OHSWEKEN – Honourable David Johnston, Governor General of Canada, announced last week, the 113 new appointments to the Order of Canada. Roberta Jamieson, President and CEO of Indspire, was promoted from Member to an Officer of the Order of Canada, and will be invited to accept her insignia at a ceremony to be held at a later date.
Jamieson is a Mohawk from Six Nations of the Grand River Territory, where she still resides. A woman of many firsts and with many awards, she was once introduced as “a vocal advocate for the preservation and enhancement of human rights, Indigenous rights specifically, as a part of realizing Canada’s potential.”
Jamieson became the first First Nations woman to complete a law degree and was later appointed as Commissioner of the Indian Commission of Ontario, and then Ombudsman and was has been Chief of the Six Nations of the Grand River Territory in the past.
She is the President and CEO of Indspire, a national charity ranked one of Canada’s top 25 by Financial Post. Indspire encourages and empowers Indigenous people to realize their full potential through post-secondary education and training. Jamieson has transformed this Indigenous-led charity, positioning its focus on education for Indigenous youth, and working tirelessly to attract public and private sector funding for scholarships and bursaries. This has resulted in exceptional graduation results, creating a brighter future for new generations of Indigenous youth.
“As Chair of Indspire, I congratulate Roberta on this prestigious appointment. I am proud and grateful for Roberta’s unparalleled leadership and her life-long commitment to advancing Indigenous youth through education,” said David Gabriel Tuccaro, Chair, Indspire. “Roberta is an outstanding humanitarian who has changed the lives of thousands of First Nations, Inuit and Métis students.”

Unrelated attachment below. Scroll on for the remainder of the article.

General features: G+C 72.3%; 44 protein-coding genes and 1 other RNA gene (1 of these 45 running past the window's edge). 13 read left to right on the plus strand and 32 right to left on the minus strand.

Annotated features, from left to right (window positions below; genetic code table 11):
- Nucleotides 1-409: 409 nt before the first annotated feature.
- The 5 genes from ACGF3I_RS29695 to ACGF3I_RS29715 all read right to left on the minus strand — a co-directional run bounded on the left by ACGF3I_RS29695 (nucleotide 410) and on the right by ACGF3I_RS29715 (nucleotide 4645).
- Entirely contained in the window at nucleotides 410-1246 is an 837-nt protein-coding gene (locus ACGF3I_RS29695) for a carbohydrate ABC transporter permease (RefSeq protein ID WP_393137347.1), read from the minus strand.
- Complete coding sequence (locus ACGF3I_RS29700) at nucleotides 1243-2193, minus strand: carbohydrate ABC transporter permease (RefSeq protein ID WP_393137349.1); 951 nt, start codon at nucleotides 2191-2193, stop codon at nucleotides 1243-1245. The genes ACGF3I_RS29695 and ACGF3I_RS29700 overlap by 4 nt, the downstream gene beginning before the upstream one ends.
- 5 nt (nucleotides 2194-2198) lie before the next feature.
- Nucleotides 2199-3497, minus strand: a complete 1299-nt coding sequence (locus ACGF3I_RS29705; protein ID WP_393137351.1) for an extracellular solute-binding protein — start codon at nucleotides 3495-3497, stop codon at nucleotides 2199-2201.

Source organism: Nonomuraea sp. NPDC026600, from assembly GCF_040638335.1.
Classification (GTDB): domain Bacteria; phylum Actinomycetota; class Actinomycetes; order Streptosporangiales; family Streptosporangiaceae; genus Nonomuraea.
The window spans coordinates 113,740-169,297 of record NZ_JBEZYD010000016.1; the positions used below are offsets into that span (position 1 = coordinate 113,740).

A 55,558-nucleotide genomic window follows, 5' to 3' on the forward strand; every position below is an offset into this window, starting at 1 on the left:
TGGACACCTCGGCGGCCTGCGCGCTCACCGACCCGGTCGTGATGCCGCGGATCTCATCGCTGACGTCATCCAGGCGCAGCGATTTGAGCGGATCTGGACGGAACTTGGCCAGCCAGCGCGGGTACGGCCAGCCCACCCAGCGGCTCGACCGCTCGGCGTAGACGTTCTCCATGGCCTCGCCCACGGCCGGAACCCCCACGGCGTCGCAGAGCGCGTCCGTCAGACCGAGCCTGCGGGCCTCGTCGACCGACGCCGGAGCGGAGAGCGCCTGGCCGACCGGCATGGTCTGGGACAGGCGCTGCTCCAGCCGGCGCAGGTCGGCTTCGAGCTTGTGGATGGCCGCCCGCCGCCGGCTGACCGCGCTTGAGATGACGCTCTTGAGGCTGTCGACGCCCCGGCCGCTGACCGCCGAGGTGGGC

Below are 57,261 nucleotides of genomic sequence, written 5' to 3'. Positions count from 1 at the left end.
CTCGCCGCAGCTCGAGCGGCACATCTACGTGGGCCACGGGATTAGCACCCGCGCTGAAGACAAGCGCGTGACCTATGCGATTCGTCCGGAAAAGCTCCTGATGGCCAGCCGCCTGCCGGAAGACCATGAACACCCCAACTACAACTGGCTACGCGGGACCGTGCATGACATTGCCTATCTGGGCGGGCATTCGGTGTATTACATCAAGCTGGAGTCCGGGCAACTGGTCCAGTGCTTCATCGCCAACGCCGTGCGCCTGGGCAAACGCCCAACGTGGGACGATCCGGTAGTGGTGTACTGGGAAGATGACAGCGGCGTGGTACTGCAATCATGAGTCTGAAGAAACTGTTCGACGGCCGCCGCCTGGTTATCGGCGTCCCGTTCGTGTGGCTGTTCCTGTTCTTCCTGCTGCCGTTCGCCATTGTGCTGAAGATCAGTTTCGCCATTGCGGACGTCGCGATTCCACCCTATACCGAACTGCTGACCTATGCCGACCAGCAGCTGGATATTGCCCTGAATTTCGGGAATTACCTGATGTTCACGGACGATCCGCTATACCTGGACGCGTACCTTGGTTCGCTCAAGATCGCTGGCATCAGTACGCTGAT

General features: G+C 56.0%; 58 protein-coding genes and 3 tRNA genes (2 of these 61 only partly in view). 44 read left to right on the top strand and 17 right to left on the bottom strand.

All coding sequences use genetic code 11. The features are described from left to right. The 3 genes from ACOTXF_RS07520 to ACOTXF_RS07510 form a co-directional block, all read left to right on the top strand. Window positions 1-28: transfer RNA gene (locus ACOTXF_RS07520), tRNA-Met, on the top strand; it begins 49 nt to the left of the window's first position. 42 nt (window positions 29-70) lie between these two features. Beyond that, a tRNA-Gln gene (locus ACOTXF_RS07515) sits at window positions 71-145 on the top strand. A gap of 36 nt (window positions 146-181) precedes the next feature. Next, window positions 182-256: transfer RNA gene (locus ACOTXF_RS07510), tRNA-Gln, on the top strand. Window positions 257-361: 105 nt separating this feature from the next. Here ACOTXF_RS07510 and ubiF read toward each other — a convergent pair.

Jamieson is also the executive producer of the annual Indspire Awards, which is broadcast nationally and recognizes exceptional talent. Representing the highest honour the Indigenous community bestows upon its own achievers, the Indspire Awards were created in 1993, in conjunction with the United Nation’s International Decade of the World’s Indigenous Peoples.
She has received 25 honorary degrees from many institutions and numerous awards, including the YWCA President’s Award and is but the third recipient in YWCA’s 39-year history.
She has also been named three times to the Women’s Executive Network’s “Canada’s Most Powerful Women” Top 100 list and is a fellow of the prestigious Winkler Institute for Dispute Resolution.
With more than 30 years of experience in conflict resolution, in particular through her positions as Ontario Ombudsman and Commissioner of the Indian Commission, Jamieson has gained a reputation as an outstanding communicator and mediator. Her work has been strongly influenced by her traditional Mohawk values and the Mohawk history and traditions of diplomacy. She is described by her colleagues as a highly skilled, impassioned, inspirational and engaging woman.
The Order of Canada, one of our country’s highest civilian honours, was established in 1967, during Canada’s centennial year, to recognize outstanding achievement, dedication to the community and service to the nation. Throughout the last 49 years, more than 6,500 people from all sectors of society have been invested into the Order.
For more information on the Canadian Honours System, please consult the Order of Canada website at www.gg.ca/honours.